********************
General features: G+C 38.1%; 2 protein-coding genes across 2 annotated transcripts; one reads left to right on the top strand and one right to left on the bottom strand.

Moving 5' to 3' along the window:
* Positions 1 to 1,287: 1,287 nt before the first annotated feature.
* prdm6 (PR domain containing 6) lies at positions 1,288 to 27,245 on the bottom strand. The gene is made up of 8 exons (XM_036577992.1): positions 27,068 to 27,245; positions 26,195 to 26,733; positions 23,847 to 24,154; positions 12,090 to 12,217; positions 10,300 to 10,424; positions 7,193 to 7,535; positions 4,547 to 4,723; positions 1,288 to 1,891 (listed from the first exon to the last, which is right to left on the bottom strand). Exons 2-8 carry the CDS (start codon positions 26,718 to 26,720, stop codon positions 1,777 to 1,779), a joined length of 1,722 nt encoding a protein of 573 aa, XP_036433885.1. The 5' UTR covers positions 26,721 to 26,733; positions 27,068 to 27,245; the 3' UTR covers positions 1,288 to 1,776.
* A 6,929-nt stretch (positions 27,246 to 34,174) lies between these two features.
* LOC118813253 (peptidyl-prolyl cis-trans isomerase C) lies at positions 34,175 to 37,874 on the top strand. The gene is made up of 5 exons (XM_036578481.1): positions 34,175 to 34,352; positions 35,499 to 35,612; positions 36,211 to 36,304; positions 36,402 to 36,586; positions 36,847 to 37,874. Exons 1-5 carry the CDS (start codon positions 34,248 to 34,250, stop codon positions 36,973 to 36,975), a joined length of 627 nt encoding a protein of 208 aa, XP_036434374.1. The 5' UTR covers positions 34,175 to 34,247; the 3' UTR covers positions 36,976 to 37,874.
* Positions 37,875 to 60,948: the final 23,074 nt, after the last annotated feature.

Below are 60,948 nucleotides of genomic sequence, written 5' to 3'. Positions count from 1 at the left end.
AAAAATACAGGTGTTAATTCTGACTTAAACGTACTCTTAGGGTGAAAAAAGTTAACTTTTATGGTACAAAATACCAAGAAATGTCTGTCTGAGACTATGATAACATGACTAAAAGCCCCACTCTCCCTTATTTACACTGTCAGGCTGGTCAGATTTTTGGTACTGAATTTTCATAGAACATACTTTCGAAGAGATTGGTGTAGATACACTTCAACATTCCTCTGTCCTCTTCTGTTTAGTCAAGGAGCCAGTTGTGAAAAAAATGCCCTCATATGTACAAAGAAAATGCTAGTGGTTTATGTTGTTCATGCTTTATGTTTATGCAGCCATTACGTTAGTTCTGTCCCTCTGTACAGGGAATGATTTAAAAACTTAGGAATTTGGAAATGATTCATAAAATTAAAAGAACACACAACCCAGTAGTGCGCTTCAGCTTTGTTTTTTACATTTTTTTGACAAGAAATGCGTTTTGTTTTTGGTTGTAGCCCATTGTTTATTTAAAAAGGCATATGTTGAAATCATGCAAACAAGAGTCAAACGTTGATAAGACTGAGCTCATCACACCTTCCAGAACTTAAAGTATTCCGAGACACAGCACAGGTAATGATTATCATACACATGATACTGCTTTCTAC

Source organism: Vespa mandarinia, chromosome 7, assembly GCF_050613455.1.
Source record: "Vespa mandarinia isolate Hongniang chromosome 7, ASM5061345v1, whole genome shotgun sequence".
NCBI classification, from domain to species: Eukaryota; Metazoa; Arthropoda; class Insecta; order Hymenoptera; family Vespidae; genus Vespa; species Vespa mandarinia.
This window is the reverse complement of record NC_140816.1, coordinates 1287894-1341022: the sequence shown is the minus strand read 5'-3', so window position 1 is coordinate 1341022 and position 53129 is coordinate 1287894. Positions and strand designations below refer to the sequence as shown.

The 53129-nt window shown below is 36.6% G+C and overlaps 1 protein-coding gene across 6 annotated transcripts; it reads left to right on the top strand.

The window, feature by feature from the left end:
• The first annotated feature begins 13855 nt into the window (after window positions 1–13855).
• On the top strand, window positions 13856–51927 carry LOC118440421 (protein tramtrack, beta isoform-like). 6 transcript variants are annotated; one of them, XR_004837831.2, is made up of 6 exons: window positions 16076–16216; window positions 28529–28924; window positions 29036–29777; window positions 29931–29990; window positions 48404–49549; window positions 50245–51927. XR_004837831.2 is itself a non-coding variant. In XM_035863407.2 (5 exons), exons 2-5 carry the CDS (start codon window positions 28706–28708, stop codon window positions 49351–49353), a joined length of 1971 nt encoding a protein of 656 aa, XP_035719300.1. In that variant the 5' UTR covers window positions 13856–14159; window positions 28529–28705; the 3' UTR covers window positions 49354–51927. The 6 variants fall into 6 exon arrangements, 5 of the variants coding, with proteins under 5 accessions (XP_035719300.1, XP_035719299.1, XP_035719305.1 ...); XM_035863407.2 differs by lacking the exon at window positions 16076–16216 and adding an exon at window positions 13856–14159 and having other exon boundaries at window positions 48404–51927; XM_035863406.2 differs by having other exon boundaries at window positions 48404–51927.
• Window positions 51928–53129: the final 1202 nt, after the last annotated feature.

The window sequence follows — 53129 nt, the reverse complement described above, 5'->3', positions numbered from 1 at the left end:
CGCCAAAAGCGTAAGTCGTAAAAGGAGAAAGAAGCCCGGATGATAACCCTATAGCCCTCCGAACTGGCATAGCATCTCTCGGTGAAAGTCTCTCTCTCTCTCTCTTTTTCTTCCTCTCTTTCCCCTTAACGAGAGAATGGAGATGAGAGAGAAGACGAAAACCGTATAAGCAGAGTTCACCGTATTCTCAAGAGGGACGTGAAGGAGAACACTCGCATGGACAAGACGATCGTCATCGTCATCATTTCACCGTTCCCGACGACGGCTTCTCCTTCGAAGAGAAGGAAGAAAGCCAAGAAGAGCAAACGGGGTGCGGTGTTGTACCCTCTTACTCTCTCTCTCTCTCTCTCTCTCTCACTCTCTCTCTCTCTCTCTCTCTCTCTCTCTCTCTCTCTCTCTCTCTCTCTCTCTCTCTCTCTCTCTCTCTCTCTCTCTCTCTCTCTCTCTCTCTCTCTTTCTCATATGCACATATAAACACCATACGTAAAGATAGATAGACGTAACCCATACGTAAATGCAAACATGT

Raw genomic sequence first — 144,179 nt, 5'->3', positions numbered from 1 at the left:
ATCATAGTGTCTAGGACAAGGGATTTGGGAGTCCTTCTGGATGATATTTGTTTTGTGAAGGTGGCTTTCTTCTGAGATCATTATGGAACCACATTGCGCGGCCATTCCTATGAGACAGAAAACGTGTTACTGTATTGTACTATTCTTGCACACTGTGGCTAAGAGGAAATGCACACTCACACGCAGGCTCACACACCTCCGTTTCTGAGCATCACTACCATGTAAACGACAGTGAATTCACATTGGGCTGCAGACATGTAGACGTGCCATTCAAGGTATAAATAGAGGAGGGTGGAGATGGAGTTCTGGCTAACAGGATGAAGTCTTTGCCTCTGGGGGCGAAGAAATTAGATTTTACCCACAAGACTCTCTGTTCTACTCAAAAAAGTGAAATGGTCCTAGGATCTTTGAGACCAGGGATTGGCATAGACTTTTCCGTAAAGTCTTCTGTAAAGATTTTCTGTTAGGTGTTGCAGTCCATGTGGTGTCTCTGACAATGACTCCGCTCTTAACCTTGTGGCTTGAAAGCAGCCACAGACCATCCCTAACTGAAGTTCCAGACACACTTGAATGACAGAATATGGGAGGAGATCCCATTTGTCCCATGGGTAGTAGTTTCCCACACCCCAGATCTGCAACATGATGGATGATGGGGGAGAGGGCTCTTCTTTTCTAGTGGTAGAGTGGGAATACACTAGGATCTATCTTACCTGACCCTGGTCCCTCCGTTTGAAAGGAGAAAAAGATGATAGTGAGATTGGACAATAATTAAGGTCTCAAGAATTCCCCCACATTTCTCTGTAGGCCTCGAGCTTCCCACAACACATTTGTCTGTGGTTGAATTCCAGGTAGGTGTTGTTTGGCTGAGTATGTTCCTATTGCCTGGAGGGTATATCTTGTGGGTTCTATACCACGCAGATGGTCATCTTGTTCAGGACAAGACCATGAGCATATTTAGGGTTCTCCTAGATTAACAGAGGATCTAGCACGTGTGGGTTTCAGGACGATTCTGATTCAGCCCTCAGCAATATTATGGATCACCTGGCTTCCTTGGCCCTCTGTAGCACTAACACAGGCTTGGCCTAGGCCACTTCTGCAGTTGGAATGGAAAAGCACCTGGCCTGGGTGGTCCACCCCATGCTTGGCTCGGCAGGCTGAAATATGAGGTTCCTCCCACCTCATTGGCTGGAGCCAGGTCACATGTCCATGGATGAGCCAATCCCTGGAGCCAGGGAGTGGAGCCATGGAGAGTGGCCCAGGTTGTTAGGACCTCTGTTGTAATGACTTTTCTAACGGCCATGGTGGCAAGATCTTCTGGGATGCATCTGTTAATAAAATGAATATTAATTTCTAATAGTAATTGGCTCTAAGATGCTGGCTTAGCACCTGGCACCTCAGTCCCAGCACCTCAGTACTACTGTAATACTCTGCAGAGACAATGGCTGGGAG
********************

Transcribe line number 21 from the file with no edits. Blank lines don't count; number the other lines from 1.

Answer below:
Raw genomic sequence first — 144,179 nt, 5'->3', positions numbered from 1 at the left: